By Jim Kenney

Eloi Caba, a 22-year-old native of the Dominican Republic who grew up in North Philly, knows first-hand how sustainability can revitalize our community.

Last year, he joined PowerCorpsPHL, the city's environmental stewardship and workforce development program for at-risk youth. There Eloi learned valuable skills as an assistant crew leader, maintaining green stormwater infrastructure in neighborhoods throughout Philadelphia. Now he's a fellow at the Trust for Public Lands, and wants to go to college to study stormwater management. For Eloi, this green job training program was a pathway to economic opportunity.

Like Eloi, all Philadelphians deserve the benefits of a sustainable city. So today we are releasing our new plan, Greenworks: A Vision for A Sustainable Philadelphia. Building on important progress over the past decade, Greenworks sets eight long-term visions to create a healthier, greener, more sustainable Philadelphia for all:

A city where all residents have access to healthy food and drinking water.

A city that is reducing carbon pollution and is prepared for climate change.

A city where everyone has access to clean, affordable energy.

A litter-free Philadelphia that wastes less and recycles more.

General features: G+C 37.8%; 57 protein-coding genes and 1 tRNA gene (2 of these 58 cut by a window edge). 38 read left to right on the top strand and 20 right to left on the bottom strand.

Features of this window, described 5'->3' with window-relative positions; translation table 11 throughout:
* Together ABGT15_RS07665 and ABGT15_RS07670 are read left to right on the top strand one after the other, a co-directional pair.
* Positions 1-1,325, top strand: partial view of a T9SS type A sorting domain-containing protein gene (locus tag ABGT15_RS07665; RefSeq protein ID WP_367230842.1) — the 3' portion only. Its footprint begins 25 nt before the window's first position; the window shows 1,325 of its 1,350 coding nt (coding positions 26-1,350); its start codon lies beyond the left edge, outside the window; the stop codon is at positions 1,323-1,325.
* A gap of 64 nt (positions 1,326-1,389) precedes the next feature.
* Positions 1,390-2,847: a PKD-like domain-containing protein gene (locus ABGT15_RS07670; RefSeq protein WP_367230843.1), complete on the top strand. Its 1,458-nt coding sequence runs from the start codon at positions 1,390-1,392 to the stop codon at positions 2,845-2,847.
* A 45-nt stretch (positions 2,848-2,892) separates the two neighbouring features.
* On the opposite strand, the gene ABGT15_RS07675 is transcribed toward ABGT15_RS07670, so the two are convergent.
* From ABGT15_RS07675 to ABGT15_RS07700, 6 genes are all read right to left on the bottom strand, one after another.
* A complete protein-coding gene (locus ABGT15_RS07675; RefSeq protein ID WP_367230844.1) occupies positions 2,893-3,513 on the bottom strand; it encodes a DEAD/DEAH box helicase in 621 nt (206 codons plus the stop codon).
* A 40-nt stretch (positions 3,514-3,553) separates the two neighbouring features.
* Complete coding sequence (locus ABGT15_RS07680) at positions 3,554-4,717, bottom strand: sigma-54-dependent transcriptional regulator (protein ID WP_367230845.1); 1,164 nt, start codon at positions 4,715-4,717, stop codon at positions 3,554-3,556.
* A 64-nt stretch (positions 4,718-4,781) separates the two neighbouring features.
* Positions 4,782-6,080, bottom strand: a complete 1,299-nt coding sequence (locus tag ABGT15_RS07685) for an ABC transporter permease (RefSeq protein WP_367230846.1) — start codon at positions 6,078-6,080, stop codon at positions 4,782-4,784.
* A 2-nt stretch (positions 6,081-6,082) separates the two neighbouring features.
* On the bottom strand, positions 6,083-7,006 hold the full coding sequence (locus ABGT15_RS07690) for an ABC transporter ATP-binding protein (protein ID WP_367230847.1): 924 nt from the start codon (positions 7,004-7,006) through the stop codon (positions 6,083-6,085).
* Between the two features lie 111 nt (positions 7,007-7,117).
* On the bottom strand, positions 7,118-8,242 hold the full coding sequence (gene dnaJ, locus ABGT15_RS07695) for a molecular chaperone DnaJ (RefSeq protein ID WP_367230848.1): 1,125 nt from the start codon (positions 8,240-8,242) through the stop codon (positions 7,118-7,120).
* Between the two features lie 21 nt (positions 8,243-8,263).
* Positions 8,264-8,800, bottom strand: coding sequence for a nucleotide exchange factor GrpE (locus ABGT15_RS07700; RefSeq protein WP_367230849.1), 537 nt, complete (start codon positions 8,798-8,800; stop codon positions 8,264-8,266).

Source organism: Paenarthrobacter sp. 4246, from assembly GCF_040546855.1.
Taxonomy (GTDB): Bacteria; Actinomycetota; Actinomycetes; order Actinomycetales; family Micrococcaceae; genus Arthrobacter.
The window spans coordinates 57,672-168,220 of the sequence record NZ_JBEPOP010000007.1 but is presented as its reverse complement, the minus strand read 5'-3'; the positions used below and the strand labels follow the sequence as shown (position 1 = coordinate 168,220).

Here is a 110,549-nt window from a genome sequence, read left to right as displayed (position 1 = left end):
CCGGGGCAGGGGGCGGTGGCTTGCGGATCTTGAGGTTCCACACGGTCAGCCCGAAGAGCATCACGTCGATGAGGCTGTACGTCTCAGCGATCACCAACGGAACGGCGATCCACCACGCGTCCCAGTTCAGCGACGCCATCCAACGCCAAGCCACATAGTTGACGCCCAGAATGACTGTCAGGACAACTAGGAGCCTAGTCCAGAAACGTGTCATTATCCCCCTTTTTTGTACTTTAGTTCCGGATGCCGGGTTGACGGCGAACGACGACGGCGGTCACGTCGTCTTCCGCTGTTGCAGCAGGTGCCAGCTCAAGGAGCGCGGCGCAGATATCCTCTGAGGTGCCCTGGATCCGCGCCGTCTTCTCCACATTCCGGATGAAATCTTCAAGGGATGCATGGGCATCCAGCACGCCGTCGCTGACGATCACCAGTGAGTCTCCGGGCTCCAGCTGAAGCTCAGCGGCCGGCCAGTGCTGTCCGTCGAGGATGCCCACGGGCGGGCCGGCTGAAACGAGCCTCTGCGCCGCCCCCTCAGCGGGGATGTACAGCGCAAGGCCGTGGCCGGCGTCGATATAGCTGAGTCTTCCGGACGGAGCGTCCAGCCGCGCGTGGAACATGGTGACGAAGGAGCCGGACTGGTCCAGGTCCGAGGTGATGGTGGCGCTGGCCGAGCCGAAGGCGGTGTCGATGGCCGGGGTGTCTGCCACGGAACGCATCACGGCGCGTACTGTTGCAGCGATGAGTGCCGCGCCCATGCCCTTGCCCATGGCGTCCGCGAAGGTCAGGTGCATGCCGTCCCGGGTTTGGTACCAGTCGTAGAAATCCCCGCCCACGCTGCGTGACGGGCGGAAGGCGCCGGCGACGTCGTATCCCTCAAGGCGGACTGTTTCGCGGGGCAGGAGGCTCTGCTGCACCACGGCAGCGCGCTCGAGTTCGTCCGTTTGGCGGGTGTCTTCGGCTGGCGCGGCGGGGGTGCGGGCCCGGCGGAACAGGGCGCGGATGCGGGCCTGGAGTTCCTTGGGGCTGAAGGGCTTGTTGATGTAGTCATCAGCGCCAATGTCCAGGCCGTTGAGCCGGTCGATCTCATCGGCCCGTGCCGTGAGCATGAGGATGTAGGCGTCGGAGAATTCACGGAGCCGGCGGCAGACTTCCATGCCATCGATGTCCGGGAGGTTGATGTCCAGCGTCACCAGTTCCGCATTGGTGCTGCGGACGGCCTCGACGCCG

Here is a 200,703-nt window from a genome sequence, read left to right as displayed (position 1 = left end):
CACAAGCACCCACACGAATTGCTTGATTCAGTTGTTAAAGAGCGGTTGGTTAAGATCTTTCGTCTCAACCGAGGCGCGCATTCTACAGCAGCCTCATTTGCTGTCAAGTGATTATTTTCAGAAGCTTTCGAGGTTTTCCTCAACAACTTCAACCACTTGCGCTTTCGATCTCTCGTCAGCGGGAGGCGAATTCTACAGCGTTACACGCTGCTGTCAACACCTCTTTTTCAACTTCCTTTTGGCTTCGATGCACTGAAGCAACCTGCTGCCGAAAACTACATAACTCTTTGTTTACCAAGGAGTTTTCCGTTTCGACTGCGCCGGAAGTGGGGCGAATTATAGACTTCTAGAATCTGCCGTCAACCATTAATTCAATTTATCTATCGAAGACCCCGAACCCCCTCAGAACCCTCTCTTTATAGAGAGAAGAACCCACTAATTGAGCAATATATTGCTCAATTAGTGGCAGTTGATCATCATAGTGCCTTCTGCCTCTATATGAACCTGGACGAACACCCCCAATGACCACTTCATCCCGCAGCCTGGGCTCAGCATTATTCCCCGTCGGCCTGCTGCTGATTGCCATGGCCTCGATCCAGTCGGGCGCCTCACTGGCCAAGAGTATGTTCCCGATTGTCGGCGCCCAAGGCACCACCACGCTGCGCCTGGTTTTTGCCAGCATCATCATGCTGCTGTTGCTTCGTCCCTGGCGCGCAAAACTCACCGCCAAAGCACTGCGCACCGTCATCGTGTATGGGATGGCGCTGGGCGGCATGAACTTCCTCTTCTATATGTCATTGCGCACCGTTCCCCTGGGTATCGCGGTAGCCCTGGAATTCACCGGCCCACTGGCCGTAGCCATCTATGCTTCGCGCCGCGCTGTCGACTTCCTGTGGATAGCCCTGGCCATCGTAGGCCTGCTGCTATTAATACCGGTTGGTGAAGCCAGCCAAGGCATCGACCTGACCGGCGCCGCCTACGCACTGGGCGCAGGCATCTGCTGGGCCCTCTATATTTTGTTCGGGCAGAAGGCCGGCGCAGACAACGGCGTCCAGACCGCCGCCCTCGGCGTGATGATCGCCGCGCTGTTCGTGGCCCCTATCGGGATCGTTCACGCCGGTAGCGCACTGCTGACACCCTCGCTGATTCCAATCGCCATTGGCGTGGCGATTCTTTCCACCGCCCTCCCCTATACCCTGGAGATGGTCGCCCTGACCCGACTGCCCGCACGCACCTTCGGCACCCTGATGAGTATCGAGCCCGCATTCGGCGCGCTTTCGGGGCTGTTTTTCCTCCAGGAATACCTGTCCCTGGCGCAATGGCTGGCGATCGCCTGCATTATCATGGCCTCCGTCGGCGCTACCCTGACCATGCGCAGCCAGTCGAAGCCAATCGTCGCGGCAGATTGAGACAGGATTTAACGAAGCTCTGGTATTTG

A place where we all can breathe clean air.

A city where everyone has access to quality parks and open space.

A city where every resident has access to safe and affordable transportation.

And a city that offers sustainability education as a route to employment and economic opportunities.

The goal is to ensure that every Philadelphian - no matter what neighborhood they live in - is able to thrive and succeed, like Eloi has. Our new strategy will prioritize work in neighborhoods where it will make the most difference.

Not every community enjoys the benefits of sustainability, such as well-maintained parks and sidewalks, tree canopy, access to healthy food, or litter-free streets. So we will focus on our most vulnerable, underinvested neighborhoods to improve conditions where the most severe inequities exist.

In every neighborhood, the benefits will be tangible. Becoming a cleaner, greener city will reduce the number of children who suffer asthma attacks, lower energy costs, increase access to healthy food, prevent basement flooding, and create job opportunities in the clean economy.

And we must plan for the impact of the greatest challenge: climate change, which will make our summers hotter and our winters wetter; the rising sea level will put our waterfronts and low-lying neighborhoods at risk. By cutting energy waste and investing in renewable energy, we can do our part to reduce these harms.

We know these eight visions won't be achieved tomorrow, or in eight years, and local government can't do it alone. Neighborhoods, businesses, schools, churches, and citizens like Eloi Caba are all part of the solution. Together, we can build a sustainable, equitable, and vibrant Philadelphia.

Jim Kenney is mayor of Philadelphia.